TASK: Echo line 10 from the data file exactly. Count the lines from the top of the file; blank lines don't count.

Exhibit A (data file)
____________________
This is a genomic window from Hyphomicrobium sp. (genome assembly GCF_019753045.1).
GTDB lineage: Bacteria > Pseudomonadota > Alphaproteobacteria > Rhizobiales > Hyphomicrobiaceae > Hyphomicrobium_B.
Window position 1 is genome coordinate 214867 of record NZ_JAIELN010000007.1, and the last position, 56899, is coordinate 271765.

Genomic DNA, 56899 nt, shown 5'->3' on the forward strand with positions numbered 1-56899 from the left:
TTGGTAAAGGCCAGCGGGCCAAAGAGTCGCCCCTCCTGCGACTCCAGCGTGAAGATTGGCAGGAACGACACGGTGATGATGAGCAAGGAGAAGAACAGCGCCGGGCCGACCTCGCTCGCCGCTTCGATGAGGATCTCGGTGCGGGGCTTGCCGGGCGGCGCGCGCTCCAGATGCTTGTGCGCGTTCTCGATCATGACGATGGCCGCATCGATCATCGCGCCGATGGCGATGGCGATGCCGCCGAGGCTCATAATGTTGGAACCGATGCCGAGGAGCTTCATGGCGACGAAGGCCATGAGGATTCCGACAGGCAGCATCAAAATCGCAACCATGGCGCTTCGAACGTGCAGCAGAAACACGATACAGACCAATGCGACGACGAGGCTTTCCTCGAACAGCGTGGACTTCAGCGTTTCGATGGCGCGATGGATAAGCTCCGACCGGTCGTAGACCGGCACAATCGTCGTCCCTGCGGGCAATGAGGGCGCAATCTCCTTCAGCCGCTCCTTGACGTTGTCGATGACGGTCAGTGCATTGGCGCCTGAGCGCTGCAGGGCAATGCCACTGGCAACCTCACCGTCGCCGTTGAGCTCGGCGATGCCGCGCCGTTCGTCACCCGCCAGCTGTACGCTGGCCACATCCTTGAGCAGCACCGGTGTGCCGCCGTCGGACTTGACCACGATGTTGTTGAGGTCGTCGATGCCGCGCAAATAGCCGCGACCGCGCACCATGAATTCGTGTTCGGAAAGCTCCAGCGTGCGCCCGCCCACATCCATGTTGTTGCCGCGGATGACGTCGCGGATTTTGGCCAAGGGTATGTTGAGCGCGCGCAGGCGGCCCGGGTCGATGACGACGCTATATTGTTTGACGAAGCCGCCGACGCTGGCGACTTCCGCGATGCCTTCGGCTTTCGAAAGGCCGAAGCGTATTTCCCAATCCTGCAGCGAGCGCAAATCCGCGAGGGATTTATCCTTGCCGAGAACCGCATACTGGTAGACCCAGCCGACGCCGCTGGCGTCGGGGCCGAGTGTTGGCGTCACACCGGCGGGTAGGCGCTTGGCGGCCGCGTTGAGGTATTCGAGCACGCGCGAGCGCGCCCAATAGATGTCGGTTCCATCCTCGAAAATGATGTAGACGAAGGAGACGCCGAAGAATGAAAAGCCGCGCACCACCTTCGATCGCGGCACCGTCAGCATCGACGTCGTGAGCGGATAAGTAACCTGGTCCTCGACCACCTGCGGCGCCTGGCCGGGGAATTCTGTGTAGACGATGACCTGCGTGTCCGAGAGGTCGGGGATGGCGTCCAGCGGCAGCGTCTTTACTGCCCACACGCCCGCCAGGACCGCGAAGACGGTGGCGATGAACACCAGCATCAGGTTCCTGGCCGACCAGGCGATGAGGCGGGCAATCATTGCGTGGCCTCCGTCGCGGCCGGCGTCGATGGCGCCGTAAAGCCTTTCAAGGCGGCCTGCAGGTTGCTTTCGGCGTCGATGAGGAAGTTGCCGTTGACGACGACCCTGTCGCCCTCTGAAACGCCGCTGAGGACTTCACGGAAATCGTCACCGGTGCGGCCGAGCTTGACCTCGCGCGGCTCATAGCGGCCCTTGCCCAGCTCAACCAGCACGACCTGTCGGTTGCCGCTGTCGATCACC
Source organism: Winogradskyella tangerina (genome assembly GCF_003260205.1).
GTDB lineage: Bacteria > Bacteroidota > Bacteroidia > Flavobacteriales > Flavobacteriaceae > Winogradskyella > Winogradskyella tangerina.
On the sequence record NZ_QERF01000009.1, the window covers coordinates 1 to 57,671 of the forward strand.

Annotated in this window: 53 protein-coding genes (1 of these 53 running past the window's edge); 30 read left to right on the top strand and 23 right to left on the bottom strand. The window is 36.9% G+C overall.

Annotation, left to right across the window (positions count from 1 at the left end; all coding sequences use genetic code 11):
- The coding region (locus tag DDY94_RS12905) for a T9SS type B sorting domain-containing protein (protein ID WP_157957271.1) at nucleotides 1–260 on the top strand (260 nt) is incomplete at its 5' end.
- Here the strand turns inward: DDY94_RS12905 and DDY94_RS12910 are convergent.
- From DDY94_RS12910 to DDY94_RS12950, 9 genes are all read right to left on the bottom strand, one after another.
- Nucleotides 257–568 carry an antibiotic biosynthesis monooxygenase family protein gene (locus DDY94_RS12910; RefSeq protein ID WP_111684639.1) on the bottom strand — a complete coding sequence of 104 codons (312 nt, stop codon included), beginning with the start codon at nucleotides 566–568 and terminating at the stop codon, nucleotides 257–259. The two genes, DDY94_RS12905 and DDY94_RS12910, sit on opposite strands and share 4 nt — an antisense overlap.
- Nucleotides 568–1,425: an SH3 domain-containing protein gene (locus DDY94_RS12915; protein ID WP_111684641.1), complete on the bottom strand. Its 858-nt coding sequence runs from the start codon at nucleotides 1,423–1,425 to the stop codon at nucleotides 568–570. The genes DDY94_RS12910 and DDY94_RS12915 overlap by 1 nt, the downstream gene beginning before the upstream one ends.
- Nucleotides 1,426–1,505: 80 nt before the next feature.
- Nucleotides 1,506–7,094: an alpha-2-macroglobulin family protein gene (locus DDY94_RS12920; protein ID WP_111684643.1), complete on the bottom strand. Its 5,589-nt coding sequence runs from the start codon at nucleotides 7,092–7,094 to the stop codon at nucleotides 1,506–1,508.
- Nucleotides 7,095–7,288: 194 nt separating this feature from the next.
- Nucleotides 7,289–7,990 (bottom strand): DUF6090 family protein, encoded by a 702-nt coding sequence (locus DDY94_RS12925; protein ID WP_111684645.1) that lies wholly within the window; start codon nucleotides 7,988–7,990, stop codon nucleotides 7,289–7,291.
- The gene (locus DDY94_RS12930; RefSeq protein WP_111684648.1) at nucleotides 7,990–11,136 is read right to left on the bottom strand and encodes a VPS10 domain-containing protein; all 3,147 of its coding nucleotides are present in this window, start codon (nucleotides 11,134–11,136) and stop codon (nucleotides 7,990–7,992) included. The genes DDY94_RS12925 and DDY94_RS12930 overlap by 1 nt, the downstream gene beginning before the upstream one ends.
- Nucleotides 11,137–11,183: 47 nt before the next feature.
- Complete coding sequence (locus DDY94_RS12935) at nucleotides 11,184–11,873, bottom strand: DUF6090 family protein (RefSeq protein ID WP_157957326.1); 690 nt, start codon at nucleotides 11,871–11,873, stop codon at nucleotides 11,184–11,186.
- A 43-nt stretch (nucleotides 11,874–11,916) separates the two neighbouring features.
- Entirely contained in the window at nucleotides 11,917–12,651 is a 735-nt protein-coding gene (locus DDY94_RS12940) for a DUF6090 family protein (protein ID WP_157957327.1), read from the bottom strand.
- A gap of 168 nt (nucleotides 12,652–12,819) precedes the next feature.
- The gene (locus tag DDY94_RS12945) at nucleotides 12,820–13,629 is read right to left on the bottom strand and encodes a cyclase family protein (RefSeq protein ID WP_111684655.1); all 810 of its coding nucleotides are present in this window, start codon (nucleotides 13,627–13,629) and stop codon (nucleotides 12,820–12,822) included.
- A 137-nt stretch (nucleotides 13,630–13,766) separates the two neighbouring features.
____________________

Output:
Annotation, left to right across the window (positions count from 1 at the left end; all coding sequences use genetic code 11):